Miles's first recording of "My Funny Valentine" was made at the end of a marathon session designed to complete his contract with Prestige Records. All the music on the Cookin' / Relaxin' / Workin' / Steamin' sessions was part of his quintet's working repertoire, and every issued recording from the sessions was a first take. Despite this casual approach to posterity, Miles's quintet turned out one masterpiece after another, capped by this version of the Rodgers & Hart standard. With the benefit of hindsight, we know how Miles eventually transformed "Valentine," but the Prestige version was not simply a reference point. Indeed, had Miles never performed the song again, the Prestige version would still be one of the great jazz classics.

Miles's fragile muted trumpet invokes the unheard lyrics even as he moves away from the melody. Paul Chambers's bass dances along in obbligato, offsetting Miles's melancholy. And as Red Garland's joyful piano solo takes the spotlight, Philly Joe Jones lifts the performance with a subtle move to double-time. As with Miles's later versions, what amazes is what's not there: while John Coltrane might have provided a remarkable contrast to Miles's statement here, Miles must have felt that the performance was better balanced without him, and consequently this track is the only one on the first session where Coltrane sits out.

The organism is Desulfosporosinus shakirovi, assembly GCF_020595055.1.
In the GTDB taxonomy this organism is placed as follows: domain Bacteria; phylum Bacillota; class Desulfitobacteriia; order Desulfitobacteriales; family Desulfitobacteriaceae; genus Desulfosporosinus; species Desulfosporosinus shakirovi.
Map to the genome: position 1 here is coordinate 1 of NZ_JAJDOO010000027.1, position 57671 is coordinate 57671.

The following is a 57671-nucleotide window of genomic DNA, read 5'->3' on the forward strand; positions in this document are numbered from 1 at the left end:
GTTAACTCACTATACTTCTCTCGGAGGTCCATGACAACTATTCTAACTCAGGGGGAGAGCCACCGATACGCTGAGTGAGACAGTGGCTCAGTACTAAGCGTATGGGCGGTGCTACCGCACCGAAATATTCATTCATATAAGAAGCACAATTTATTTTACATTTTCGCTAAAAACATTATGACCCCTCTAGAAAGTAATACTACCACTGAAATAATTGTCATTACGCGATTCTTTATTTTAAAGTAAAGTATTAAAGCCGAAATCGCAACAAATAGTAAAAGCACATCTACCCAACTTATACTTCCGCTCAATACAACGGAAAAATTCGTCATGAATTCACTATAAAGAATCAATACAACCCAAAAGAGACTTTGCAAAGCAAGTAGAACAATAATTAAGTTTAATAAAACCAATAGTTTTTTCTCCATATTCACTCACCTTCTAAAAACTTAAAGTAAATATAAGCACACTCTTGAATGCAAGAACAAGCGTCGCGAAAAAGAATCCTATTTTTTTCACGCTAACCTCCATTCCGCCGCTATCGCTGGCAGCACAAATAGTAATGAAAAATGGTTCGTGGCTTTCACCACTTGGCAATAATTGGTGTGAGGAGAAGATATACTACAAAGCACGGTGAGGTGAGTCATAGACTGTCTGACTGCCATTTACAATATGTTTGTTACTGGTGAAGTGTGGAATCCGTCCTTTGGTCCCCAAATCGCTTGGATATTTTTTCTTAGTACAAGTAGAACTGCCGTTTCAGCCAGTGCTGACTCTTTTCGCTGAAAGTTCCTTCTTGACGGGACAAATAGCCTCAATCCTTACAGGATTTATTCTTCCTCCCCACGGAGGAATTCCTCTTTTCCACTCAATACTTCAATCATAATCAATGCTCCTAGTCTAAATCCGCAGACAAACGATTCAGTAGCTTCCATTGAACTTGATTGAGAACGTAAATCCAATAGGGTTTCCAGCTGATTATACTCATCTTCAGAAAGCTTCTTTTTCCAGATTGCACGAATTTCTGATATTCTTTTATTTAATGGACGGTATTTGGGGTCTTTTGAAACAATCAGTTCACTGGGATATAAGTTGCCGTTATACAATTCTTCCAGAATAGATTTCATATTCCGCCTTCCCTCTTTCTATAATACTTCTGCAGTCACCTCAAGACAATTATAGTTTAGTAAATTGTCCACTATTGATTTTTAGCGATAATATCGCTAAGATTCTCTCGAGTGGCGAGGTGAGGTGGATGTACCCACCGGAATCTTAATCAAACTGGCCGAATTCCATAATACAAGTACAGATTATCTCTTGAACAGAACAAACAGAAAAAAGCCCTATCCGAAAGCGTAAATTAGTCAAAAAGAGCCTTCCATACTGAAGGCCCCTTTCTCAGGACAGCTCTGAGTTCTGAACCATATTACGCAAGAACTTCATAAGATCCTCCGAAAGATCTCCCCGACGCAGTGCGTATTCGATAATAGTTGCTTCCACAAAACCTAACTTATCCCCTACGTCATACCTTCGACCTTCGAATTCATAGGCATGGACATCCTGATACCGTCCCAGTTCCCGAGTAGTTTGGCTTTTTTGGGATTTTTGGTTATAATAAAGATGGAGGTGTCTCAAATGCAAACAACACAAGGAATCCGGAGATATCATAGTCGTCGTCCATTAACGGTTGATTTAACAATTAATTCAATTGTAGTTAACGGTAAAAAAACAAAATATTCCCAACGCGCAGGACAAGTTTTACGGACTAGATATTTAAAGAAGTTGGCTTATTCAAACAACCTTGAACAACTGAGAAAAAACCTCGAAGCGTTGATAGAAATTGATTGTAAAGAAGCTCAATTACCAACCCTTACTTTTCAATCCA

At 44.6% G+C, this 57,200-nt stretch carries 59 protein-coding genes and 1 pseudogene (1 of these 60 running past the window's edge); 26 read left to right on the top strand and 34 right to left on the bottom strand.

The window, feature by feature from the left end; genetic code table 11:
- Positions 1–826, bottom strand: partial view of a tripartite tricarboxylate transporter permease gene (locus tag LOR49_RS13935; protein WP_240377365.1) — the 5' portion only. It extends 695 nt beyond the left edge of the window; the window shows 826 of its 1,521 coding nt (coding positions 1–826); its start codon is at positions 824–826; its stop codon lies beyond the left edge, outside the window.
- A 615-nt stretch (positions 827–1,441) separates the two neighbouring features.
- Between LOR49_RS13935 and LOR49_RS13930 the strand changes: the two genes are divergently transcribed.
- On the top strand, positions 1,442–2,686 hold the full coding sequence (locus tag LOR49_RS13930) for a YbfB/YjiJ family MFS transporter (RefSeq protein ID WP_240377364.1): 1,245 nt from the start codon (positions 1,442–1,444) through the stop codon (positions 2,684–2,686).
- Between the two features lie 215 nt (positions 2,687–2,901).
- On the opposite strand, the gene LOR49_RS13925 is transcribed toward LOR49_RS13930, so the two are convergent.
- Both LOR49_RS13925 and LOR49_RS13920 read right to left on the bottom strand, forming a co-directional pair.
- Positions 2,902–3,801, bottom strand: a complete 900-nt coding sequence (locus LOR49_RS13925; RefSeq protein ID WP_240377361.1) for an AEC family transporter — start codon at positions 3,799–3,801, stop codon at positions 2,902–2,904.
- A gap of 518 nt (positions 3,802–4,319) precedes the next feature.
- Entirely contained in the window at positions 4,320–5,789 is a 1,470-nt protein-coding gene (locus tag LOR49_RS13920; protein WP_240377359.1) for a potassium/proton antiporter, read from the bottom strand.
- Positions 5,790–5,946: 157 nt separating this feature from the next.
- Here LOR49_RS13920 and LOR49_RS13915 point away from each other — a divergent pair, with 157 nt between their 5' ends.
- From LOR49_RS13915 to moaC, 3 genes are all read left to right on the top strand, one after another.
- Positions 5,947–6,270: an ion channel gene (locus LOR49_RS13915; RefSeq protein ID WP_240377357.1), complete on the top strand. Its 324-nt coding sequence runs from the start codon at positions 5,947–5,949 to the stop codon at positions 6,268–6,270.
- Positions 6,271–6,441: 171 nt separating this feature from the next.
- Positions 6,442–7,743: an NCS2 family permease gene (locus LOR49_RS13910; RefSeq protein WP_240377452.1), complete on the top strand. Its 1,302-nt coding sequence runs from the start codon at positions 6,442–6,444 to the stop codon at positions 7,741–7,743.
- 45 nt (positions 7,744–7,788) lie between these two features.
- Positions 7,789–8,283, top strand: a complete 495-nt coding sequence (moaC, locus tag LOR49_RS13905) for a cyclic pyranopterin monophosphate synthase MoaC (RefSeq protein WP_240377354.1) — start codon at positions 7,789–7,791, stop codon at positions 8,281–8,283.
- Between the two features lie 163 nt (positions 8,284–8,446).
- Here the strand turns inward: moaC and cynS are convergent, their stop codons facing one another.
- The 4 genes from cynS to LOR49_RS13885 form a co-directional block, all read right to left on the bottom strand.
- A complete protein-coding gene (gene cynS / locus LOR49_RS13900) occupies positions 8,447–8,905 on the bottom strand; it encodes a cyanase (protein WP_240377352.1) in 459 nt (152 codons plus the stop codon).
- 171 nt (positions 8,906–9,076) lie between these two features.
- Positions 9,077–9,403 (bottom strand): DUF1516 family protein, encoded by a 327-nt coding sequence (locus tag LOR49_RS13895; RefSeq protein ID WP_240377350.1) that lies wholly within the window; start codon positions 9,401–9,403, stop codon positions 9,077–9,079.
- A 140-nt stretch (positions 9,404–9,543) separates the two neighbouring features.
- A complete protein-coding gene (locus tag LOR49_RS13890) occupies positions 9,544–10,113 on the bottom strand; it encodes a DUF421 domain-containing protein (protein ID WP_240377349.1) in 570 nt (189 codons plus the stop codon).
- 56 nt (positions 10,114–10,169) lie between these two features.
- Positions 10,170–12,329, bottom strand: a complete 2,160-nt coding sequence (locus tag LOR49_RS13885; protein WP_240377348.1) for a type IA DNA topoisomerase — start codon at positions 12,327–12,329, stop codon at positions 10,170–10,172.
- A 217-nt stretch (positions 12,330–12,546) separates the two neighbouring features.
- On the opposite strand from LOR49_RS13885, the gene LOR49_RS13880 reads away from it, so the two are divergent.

January 20, 2009 · 0 comments

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Jim Hall: My Funny Valentine

This is an astounding attempt to use the duo concept from the Bill Evans/Jim Hall 1962 recording of "My Funny Valentine" and translate it into a trio version. If it doesn't quite match up to the earlier version, that is no criticism of the musicians involved, who are listening and responding as intently as Evans and Hall did 26 years earlier. Indeed, there is an incredible amount of interplay in this recording, and intriguing harmonic avenues are explored. But the medium tempo, while quicker than most versions of "Valentine," doesn't quite jell the way Evans/Hall's quick tempo did, and the necessary spark needed to re-create such a masterpiece is missing. Still, this is a solid performance that works well on its own terms.

January 20, 2009 · 0 comments

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Jimmy Giuffre: My Funny Valentine